Crowds are marching through the Egyptian capital Cairo for rival rallies as emotions run high ahead of a referendum planned for Saturday.
The opposition have breached a barrier outside the presidential palace but there has been no violence.
Islamist President Mohammed Morsi, who called the vote to ratify a new constitution, has asked the army to maintain security.
Egypt has asked the IMF to delay a loan because of political turmoil.
Egypt requested the delay to the $4.8bn (£3.6bn) loan after President Morsi suspended a programme to increase taxes, Prime Minister Hisham Qandil told a news conference.
The International Monetary Fund says it "stands ready to continue supporting Egypt during the ongoing transition and to consult with the authorities on the resumption of discussions regarding the [loan].
The Egyptian economy has been hard hit by nearly two years of political upheaval since the protests which toppled ex-President Hosni Mubarak in February 2011.
Tanks and soldiers
Four separate opposition protest marches are due to converge on the presidential palace, which has been walled off with concrete blocks and ringed with tanks.
Hundreds of soldiers are guarding the palace perimeter.
Opposition protesters breached the temporary wall, but the BBC's George Alagiah, who is at the scene, says the Republican Guard allowed the demonstrators through. Several hundred are now in the palace compound.
The military is allowed to arrest civilians but has clearly decided not to use those powers, our correspondent says.
At least nine people were hurt early on Tuesday when shots were fired at opposition protesters in central Cairo.
The opposition wants the referendum scrapped, arguing that the constitution was drafted by an Islamist-dominated assembly, weakens human rights and fails to guarantee women's rights.
The president has tried to calm public anger by annulling a 22 November decree boosting his powers, but has given the army powers to arrest civilians over the next few days.
However, some rulings of his controversial decree - which stripped the judiciary of any right to challenge his decisions - will stand.
The general prosecutor, who was dismissed, will not be reinstated, and the retrial of former regime officials will go ahead.
Petrol bombs were thrown and shots fired at opposition demonstrators camping in Tahrir Square in the early hours of Tuesday.
Nine people received limb injuries from the unidentified attackers, while another protester suffered a head injury, Al-Misri al-Yawm newspaper reported.
After the attack, police cars were deployed around the square for the first time this month.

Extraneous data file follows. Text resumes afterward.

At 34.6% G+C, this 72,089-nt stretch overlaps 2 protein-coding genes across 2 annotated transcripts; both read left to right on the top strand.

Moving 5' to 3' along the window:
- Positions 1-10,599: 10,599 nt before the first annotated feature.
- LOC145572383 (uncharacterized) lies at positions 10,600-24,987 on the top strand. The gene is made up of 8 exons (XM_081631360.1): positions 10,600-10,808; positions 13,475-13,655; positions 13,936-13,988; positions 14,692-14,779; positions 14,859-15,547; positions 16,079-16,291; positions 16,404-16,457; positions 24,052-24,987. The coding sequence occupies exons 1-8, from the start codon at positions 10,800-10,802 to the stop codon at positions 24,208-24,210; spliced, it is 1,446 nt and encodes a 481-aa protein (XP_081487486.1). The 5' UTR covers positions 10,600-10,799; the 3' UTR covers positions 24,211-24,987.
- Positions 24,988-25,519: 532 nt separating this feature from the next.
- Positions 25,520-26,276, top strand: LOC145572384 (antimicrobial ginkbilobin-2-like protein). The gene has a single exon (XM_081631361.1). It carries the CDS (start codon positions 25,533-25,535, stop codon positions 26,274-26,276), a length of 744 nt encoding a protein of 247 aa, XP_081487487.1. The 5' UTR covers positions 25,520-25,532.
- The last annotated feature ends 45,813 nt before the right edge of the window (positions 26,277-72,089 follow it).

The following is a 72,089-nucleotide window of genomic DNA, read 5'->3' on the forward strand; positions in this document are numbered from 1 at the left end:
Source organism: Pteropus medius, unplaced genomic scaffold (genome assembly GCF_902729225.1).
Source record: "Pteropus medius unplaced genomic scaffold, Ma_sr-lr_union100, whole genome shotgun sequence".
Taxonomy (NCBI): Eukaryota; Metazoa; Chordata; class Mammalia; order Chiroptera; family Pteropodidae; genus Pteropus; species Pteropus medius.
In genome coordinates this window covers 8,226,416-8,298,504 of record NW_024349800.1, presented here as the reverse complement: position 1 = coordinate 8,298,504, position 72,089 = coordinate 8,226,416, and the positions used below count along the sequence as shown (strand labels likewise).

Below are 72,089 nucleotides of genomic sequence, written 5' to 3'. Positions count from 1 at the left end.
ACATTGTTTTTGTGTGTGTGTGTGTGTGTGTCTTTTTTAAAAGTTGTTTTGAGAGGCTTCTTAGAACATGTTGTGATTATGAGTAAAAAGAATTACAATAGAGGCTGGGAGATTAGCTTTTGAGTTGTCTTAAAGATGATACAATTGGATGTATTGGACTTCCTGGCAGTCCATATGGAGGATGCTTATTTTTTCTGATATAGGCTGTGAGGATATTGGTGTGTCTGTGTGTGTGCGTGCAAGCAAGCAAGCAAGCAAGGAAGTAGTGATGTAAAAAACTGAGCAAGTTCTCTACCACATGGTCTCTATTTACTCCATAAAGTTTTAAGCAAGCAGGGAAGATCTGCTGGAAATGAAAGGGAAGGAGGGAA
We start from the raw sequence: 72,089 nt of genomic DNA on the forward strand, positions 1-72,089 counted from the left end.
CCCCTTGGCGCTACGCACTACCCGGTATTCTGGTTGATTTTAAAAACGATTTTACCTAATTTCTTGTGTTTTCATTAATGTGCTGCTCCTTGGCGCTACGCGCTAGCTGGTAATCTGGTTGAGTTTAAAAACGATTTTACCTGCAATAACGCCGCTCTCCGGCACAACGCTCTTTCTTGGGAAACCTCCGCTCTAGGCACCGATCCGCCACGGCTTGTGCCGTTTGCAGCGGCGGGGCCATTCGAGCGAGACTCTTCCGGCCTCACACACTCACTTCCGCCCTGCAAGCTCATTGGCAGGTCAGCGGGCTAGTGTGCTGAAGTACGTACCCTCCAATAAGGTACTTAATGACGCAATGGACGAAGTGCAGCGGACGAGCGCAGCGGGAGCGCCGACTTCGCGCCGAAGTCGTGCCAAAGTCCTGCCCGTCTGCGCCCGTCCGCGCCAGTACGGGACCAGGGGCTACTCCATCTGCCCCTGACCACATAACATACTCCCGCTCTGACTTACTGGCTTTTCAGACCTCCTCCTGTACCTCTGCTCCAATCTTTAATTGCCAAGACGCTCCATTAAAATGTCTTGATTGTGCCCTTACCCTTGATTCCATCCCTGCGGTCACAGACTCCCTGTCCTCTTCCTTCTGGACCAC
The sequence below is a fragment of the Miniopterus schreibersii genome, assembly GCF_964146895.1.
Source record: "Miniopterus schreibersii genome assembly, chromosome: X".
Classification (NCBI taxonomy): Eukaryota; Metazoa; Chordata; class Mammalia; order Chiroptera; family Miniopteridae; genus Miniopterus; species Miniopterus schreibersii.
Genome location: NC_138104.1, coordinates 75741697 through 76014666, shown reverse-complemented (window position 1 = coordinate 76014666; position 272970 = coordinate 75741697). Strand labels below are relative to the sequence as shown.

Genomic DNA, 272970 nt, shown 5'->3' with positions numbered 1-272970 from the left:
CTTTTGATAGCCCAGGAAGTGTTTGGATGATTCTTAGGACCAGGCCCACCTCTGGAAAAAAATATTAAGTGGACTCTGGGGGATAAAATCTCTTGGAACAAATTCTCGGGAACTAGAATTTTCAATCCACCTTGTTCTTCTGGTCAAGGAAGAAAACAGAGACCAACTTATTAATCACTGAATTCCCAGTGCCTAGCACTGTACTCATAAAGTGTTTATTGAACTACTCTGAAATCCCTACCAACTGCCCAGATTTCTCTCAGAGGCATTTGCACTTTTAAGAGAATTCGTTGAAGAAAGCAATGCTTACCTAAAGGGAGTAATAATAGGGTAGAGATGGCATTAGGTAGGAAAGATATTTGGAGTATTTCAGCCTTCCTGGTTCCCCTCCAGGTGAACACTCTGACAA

Pro-Morsi demonstrators from an umbrella group calling itself the Alliance of Islamist Forces - made of Muslim Brotherhood and Salafist groups - were also said to be gathering at two mosques in Nasser City, a suburb of Cairo.
The Muslim Brotherhood was reportedly hoping for two "million-man" marches to converge in support of the referendum and the president, under the slogan: "Yes to legitimacy."
Although their route was unclear, spokesman Mahmoud Ghozlan told state-owned al-Ahram newspaper that there was no plan to head for the presidential palace.
Hundreds of Islamist demonstrators were also staging a sit-in outside a Cairo media complex that hosts the studios of several private TV channels, which pro-Morsi protesters accuse of bias.
Seven people died and hundreds more were wounded in clashes between rival protesters outside the palace last Wednesday night.
There are fears there could be more violence if rival groups of protesters come face to face, the BBC's Jon Leyne in Cairo reports.
Because several anti-Morsi marches have been organised across Cairo, they could potentially cross paths with the main pro-Morsi demonstrations.
Protests have also been planned in the cities of Alexandria and Assiut.
The army presence on the capital's streets has also raised fears Egypt is moving back towards military rule, our correspondent says.
President Morsi granted the army powers of arrest on Sunday until the results of Saturday's referendum were announced, calling on the military to co-ordinate with the police in maintaining security.
The police, seen as a weakened force since the fall of ex-President Hosni Mubarak, failed to intervene when anti-Muslim Brotherhood protesters ransacked the Islamist movement's Cairo headquarters last week.
By pressing ahead with a referendum on the constitution, the president says he is trying to safeguard the revolution that overthrew the former president last year, but critics calling for large turnouts at Tuesday's protest accuse him of acting like a dictator.
The opposition National Salvation Front has said it will not recognise the draft constitution, as it was drafted by an assembly dominated by Mr Morsi's Islamist allies.
NSF chief co-ordinator Mohammed ElBaradei said the "sham" draft constitution defied Egyptians' "basic rights of freedom".
"It doesn't establish proper democratic systems, so at this stage at least we have decided that we are going to continue to fight tooth and nail against the referendum," the Nobel peace prize winner told the BBC.
Mr ElBaradei would not go so far as to call for a boycott of Saturday's vote, but said he hoped the turnout at Tuesday's protests would persuade Mr Morsi to postpone the referendum until consensus was reached through dialogue on a "proper, democratic" constitution.
Meanwhile, Mohamed Soudan, foreign relations secretary of the Muslim Brotherhood's Freedom and Justice Party, said Mr Morsi was constitutionally bound to go ahead with Saturday's vote because the date had been announced by the constituent assembly.